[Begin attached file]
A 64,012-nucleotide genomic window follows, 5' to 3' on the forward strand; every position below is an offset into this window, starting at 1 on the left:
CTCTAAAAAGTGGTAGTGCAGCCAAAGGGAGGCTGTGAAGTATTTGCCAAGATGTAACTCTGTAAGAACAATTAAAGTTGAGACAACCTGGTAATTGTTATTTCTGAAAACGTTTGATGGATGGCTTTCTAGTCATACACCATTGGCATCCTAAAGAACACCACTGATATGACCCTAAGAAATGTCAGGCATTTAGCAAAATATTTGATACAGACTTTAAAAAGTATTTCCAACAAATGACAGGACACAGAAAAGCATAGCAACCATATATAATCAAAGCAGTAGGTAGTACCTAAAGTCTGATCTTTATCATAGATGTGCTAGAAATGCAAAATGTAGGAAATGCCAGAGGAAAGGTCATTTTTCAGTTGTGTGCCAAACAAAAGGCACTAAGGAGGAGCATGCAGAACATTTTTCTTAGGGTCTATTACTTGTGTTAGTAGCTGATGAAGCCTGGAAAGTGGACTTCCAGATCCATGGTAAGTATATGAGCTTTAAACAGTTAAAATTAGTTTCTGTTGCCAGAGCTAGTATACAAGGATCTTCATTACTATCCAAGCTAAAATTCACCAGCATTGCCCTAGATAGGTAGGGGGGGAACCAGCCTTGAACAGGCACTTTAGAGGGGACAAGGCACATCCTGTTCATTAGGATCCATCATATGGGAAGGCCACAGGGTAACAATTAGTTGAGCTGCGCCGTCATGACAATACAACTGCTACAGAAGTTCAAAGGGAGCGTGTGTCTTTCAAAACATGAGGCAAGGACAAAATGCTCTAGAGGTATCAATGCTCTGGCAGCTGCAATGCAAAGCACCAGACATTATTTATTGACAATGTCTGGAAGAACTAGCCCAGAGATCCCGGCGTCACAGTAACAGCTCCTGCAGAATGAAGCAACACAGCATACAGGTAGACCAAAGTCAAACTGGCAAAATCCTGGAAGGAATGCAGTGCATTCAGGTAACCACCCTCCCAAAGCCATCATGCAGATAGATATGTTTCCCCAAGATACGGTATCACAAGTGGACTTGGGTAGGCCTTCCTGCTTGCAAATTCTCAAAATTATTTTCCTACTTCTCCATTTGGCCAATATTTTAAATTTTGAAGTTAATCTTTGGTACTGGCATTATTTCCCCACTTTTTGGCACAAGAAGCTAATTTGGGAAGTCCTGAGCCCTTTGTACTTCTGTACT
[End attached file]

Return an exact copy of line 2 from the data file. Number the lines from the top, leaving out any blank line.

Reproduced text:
CTCTAAAAAGTGGTAGTGCAGCCAAAGGGAGGCTGTGAAGTATTTGCCAAGATGTAACTCTGTAAGAACAATTAAAGTTGAGACAACCTGGTAATTGTTATTTCTGAAAACGTTTGATGGATGGCTTTCTAGTCATACACCATTGGCATCCTAAAGAACACCACTGATATGACCCTAAGAAATGTCAGGCATTTAGCAAAATATTTGATACAGACTTTAAAAAGTATTTCCAACAAATGACAGGACACAGAAAAGCATAGCAACCATATATAATCAAAGCAGTAGGTAGTACCTAAAGTCTGATCTTTATCATAGATGTGCTAGAAATGCAAAATGTAGGAAATGCCAGAGGAAAGGTCATTTTTCAGTTGTGTGCCAAACAAAAGGCACTAAGGAGGAGCATGCAGAACATTTTTCTTAGGGTCTATTACTTGTGTTAGTAGCTGATGAAGCCTGGAAAGTGGACTTCCAGATCCATGGTAAGTATATGAGCTTTAAACAGTTAAAATTAGTTTCTGTTGCCAGAGCTAGTATACAAGGATCTTCATTACTATCCAAGCTAAAATTCACCAGCATTGCCCTAGATAGGTAGGGGGGGAACCAGCCTTGAACAGGCACTTTAGAGGGGACAAGGCACATCCTGTTCATTAGGATCCATCATATGGGAAGGCCACAGGGTAACAATTAGTTGAGCTGCGCCGTCATGACAATACAACTGCTACAGAAGTTCAAAGGGAGCGTGTGTCTTTCAAAACATGAGGCAAGGACAAAATGCTCTAGAGGTATCAATGCTCTGGCAGCTGCAATGCAAAGCACCAGACATTATTTATTGACAATGTCTGGAAGAACTAGCCCAGAGATCCCGGCGTCACAGTAACAGCTCCTGCAGAATGAAGCAACACAGCATACAGGTAGACCAAAGTCAAACTGGCAAAATCCTGGAAGGAATGCAGTGCATTCAGGTAACCACCCTCCCAAAGCCATCATGCAGATAGATATGTTTCCCCAAGATACGGTATCACAAGTGGACTTGGGTAGGCCTTCCTGCTTGCAAATTCTCAAAATTATTTTCCTACTTCTCCATTTGGCCAATATTTTAAATTTTGAAGTTAATCTTTGGTACTGGCATTATTTCCCCACTTTTTGGCACAAGAAGCTAATTTGGGAAGTCCTGAGCCCTTTGTACTTCTGTACT